By Lynda Hollenbeck
When I referred to them as a group, it was by the moniker "The Magnificent Seven."
This wasn't a band of American gunmen hired to protect a small agricultural village in Mexico from a group of marauding Mexican bandits. Indeed they bore no resemblance to Yul Brynner, Steve McQueen, Charles Bronson, James Coburn, Robert Vaughn, Brad Dexter, and Horst Buchholz, who portrayed the mighty seven in the movie that was actually a western-style remake based on Akira Kurosawa's 1954 Japanese film "Seven Samurai."
Nope. This was the feline version, but they were indeed magnificent.
They came in a bunch as two batches of cousins from a local cemetery, where they came perilously close to succumbing to a potentially lethal respiratory disease. They needed nurturing — medically and every other way.
The seven had been born to sister cats, apparently around the same time, because the two mothers would stretch out on the ground side by side and the nursing kittens would switch back and forth between mother and aunt, aunt and mother, and so on.
The mamma cats were doing a fine job of nurturing their young until a nasty bug attacked the tiny ones that had little to no immunity. They got sick. Really sick.
Even the best mother cats can't hitch a ride to the veterinary clinic and get the care needed for their babies, so it was Lynda to the rescue. This meant daily care and protection from the elements. It involved syringe feeding and regular medication. It was a full-time, 24-7 job that I took on.
My spouse was, for lack of a better word, shall we say "overwhelmed," when I brought home the whole batch.
He was fully indoctrinated into Lynda's rescue efforts, but never in such quantity.
He looked at them, shook his head and said, "Seven kittens? Really seven? SEVEN?"
Periodically, when the conversation would be about anything but kittens, his expression would turn quizzical and he'd say, "Seven? I just never heard of anyone taking in seven kittens all at the same time."
He's a good man. It took training, but we persevered.
Even though it was touch-and-go for a time with a couple of the kitties, we were able to turn the situation around and all recovered. They were beautiful, affectionate kittens who thrived with loving care.
All were to be adopted so they got temporary names.
Those names became: Jasper, Houdini, Blanche, Little Girl, Bernice (Bernie), Calvin and Golde (spelled as such because of my fondness for the character by that name in "Fiddler On the Roof.")
Golde actually was adopted, but it was short-lived. Two days later, the kitten was back at our house and he never left.
And, yes, it sounds weird to refer to a male cat by that feminine tag, but remember, it was only intended to be temporary and was done because of the kitten's rich coat color. The name just stuck, as did the cat.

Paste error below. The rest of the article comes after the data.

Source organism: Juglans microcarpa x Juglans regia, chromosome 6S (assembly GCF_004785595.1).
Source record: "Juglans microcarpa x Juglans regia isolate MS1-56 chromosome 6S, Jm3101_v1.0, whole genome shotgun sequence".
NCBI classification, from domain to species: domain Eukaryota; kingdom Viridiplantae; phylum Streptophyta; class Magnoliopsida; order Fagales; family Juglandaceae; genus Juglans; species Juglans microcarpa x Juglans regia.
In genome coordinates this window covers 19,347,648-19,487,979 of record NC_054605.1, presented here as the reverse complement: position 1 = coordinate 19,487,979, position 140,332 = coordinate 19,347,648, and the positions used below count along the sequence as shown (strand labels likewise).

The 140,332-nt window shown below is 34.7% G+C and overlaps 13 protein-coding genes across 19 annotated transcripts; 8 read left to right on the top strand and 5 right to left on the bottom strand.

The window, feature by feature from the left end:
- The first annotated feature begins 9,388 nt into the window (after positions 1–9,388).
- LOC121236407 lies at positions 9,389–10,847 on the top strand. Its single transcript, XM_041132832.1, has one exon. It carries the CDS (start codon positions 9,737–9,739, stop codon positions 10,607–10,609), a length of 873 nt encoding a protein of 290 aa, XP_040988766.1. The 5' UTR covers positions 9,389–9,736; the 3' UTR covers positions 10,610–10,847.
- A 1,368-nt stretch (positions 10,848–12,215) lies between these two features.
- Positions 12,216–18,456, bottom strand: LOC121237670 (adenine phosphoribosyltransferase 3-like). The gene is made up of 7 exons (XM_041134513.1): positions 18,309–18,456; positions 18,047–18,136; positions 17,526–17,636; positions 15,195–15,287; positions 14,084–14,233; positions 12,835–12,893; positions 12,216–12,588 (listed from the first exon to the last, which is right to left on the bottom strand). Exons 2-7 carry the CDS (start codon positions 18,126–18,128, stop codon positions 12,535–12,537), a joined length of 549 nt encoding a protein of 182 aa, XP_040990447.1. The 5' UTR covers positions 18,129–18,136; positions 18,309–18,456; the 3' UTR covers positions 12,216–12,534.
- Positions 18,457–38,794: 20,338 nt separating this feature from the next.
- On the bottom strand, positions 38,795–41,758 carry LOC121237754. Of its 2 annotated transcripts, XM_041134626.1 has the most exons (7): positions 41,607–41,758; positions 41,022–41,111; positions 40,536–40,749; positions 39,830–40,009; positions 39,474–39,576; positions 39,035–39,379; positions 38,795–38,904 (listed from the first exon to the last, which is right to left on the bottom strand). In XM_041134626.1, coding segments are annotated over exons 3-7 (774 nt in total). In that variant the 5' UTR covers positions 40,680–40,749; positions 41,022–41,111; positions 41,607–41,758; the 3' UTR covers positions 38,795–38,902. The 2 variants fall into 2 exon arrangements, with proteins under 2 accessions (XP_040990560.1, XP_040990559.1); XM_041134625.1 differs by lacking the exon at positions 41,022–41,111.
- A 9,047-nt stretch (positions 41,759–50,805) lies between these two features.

A voracious appetite did nothing to counteract a forever skinny frame for Golde. At best, he might have been described as thin. He was one of the sweetest, lovingest (that may not be a legitimate word, but nothing else conveys quite the same meaning) cats we've ever had.
And he could purr with the best of them. Even in his last days when the lithe body had withered to skeletal state, he still purred, he jumped, he ate, he cuddled, he loved.
He was a perfect example of the will to live. I was ready to give up on him a month before his demise, because there was so little left of him. But the cat thought otherwise.
After being lethargic for a couple of days, he suddenly was back at the food table and fully into events of the household. He received all the veterinary help that was available and continued to eat regularly until his final day.
You know when you give your heart to an animal that you're setting yourself up for a future heartbreak. It's an inevitable fact of life. The only uncertain factor is the date.
Pets give us so much in their lives, but even when they get the full load, it's short.
For Golde it was slightly less than 13 years. He was fully entrenched into our hearts and then broke them when the end came.
And in case you believe animals aren't aware of the passing of one of their own, I can counter with proof otherwise — many times — but especially so with Golde.
Before he was buried, I wrapped him in a towel and lay him on the living room floor for a brief time. One by one, his feline and canine friends checked him out. One of the cats bathed him for a while. And Boomer, a large, beautiful cat that often tests my patience because he is what I'll call feisty, cuddled with him in much the way that mother cats do with their offspring.
It was a triple-tissue moment for me. I won't forget it.
We buried Golde near the grave of Dolly, the cocker spaniel that was his buddy for many years. I hope they're frolicking together now at the Rainbow Bridge.
Lynda Hollenbeck is senior editor of The Saline Courier.